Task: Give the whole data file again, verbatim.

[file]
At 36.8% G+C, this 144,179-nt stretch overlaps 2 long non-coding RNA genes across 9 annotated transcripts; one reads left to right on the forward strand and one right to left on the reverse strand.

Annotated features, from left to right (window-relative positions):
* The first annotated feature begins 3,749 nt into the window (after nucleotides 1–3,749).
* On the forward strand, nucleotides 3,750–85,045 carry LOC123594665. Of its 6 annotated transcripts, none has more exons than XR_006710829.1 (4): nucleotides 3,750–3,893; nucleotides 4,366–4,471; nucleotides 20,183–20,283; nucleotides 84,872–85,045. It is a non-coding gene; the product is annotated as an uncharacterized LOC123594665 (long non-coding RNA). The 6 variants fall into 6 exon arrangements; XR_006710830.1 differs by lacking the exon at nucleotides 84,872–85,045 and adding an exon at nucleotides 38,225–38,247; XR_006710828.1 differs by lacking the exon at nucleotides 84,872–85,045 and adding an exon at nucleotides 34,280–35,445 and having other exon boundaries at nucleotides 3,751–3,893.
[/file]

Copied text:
At 36.8% G+C, this 144,179-nt stretch overlaps 2 long non-coding RNA genes across 9 annotated transcripts; one reads left to right on the forward strand and one right to left on the reverse strand.

Annotated features, from left to right (window-relative positions):
* The first annotated feature begins 3,749 nt into the window (after nucleotides 1–3,749).
* On the forward strand, nucleotides 3,750–85,045 carry LOC123594665. Of its 6 annotated transcripts, none has more exons than XR_006710829.1 (4): nucleotides 3,750–3,893; nucleotides 4,366–4,471; nucleotides 20,183–20,283; nucleotides 84,872–85,045. It is a non-coding gene; the product is annotated as an uncharacterized LOC123594665 (long non-coding RNA). The 6 variants fall into 6 exon arrangements; XR_006710830.1 differs by lacking the exon at nucleotides 84,872–85,045 and adding an exon at nucleotides 38,225–38,247; XR_006710828.1 differs by lacking the exon at nucleotides 84,872–85,045 and adding an exon at nucleotides 34,280–35,445 and having other exon boundaries at nucleotides 3,751–3,893.